! In an @esa
and scientists on the ground will work together with new technologies to guide the rover. This approach could be used for future exploration of the solar system. Details: https://t.co/xVDyj4JeqX pic.twitter.com/kOr887r0tV
— NASA (@NASA) October 22, 2019
ESA astronaut Luca Parmitano will control this rover remotely in November to simulate remote control of future lunar rovers. In the experiment, known as ANALOG-1, he will use the rover and its arm to move rocks instead of cones.
An astronaut on the space station will practice remotely driving a robot on the moon this November.
Future - Astronauts - Rovers - Moon - Mars
In the future, astronauts might remotely control rovers on the moon, or even on Mars, from nearby orbiting stations. To see how well this might work, astronauts on the International Space Station will soon conduct ANALOG-1, a European Space Agency (ESA) experiment designed to test how well a crew on the International Space Station might be able to control a rover on the moon in collaboration with a ground team on Earth.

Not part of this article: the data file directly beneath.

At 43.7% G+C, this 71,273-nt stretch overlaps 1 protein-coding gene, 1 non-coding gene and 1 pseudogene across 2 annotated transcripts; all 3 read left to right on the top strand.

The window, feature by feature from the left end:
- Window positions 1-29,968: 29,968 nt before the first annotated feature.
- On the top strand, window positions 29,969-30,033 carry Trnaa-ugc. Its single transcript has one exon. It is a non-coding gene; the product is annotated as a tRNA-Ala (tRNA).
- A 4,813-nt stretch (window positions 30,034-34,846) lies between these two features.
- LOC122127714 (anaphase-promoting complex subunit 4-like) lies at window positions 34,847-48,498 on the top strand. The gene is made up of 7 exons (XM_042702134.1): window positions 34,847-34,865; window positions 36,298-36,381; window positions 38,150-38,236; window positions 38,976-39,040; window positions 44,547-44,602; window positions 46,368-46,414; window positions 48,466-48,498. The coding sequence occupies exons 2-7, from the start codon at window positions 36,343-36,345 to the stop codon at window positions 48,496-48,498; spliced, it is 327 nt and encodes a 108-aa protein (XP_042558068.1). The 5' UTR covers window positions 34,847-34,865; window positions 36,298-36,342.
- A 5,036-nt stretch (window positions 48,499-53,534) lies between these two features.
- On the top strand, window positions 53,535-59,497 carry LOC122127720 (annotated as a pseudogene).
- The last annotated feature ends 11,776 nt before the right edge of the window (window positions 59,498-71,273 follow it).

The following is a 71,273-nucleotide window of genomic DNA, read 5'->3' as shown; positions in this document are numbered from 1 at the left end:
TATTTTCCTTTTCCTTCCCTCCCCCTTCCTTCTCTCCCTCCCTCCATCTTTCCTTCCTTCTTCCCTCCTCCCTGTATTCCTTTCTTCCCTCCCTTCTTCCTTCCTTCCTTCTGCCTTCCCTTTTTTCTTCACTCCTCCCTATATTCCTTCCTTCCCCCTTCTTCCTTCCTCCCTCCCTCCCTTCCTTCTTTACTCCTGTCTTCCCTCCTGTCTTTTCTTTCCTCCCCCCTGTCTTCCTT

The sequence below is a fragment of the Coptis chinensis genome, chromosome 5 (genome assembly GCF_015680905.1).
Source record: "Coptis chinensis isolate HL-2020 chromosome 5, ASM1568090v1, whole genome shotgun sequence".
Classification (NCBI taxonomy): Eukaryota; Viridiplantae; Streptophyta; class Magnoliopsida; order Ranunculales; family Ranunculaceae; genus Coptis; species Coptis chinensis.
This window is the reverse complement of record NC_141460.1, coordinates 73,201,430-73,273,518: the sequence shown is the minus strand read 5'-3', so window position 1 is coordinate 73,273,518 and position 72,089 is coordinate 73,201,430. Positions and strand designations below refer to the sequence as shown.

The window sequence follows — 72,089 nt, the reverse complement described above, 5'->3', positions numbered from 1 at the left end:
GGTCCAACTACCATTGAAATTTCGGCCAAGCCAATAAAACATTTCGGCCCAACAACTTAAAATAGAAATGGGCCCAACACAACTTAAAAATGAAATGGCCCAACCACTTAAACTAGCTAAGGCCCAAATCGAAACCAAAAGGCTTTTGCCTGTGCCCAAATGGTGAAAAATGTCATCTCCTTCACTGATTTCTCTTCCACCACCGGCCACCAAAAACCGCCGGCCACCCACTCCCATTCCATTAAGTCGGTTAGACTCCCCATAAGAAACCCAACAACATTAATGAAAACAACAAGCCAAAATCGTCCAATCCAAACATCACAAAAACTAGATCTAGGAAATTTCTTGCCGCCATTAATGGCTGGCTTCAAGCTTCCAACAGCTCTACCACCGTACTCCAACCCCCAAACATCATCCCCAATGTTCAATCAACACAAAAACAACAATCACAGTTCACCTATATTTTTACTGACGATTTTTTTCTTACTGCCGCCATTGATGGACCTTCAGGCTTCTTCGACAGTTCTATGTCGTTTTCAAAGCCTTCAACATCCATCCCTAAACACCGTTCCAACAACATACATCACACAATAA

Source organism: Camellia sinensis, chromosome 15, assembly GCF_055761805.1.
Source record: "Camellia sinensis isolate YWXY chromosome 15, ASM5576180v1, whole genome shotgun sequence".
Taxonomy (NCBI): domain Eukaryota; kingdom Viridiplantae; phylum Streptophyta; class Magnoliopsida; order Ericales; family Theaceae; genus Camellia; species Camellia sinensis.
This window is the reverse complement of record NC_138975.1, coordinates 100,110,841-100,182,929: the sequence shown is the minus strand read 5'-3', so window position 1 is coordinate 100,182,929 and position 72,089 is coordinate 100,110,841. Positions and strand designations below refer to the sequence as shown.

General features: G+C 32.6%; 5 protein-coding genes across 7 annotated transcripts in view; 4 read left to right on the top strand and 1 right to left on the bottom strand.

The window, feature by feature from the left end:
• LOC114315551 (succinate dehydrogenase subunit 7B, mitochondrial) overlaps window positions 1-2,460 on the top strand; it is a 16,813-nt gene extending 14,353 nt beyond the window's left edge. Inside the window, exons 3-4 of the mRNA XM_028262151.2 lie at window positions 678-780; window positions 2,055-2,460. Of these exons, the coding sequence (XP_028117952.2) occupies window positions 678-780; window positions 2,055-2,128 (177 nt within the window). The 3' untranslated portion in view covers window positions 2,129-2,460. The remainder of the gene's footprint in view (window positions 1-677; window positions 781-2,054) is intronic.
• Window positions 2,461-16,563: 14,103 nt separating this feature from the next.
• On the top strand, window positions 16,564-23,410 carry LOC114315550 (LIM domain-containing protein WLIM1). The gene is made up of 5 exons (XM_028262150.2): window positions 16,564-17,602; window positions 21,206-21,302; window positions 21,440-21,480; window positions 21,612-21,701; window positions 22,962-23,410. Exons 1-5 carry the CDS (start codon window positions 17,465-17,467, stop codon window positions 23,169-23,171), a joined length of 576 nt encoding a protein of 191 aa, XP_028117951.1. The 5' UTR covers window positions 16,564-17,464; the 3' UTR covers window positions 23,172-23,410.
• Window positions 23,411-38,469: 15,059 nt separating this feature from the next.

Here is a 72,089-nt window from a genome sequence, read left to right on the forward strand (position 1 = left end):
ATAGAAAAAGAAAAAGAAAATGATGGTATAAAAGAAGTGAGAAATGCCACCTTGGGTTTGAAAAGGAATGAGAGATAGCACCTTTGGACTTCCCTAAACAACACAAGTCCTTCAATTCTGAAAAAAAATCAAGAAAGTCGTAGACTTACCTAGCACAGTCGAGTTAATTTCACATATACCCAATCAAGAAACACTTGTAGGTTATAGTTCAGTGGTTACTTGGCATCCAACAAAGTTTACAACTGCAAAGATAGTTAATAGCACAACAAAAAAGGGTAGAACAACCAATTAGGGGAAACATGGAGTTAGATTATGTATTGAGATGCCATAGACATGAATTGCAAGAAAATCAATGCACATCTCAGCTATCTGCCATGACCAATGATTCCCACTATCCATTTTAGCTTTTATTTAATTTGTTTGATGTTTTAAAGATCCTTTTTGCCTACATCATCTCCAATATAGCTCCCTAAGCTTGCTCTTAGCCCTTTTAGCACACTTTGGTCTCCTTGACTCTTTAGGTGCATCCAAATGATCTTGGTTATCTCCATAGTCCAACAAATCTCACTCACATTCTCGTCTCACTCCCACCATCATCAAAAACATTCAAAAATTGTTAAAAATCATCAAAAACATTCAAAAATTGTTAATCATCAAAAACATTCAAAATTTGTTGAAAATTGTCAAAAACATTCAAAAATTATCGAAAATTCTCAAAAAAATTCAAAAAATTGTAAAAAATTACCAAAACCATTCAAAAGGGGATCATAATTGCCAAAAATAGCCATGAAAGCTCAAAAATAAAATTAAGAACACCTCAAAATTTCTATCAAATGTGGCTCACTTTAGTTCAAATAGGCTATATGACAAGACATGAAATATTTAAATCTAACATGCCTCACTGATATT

"Space is such a harsh place for humans and machines. Future exploration of the solar system may involve sending robotic explorers to test the waters on uncharted planets before sending humans," William Carey, ESA scientist and principal investigator for the ANALOG-1 experiment, said in a NASA statement. "The approach could greatly increase the scientific return on those missions, as well as offer a way to avoid potential contamination from humans landing on the surface before we can answer questions about existing or previous life on Mars."
Experiment - Place - November - Hours
The experiment, which is scheduled to take place this November, will last about two hours, during...
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